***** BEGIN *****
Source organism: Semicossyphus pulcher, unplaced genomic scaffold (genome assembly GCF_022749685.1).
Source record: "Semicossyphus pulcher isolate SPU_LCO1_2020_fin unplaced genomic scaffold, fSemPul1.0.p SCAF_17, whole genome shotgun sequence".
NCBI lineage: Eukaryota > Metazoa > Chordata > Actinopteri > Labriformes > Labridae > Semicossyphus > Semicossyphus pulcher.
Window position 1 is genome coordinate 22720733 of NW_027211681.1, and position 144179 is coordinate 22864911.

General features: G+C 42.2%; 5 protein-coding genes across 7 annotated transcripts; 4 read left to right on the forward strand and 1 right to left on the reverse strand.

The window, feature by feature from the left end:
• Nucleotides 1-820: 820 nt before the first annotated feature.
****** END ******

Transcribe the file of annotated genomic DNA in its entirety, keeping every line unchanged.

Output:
Source organism: Semicossyphus pulcher, unplaced genomic scaffold (genome assembly GCF_022749685.1).
Source record: "Semicossyphus pulcher isolate SPU_LCO1_2020_fin unplaced genomic scaffold, fSemPul1.0.p SCAF_17, whole genome shotgun sequence".
NCBI lineage: Eukaryota > Metazoa > Chordata > Actinopteri > Labriformes > Labridae > Semicossyphus > Semicossyphus pulcher.
Window position 1 is genome coordinate 22720733 of NW_027211681.1, and position 144179 is coordinate 22864911.

General features: G+C 42.2%; 5 protein-coding genes across 7 annotated transcripts; 4 read left to right on the forward strand and 1 right to left on the reverse strand.

The window, feature by feature from the left end:
• Nucleotides 1-820: 820 nt before the first annotated feature.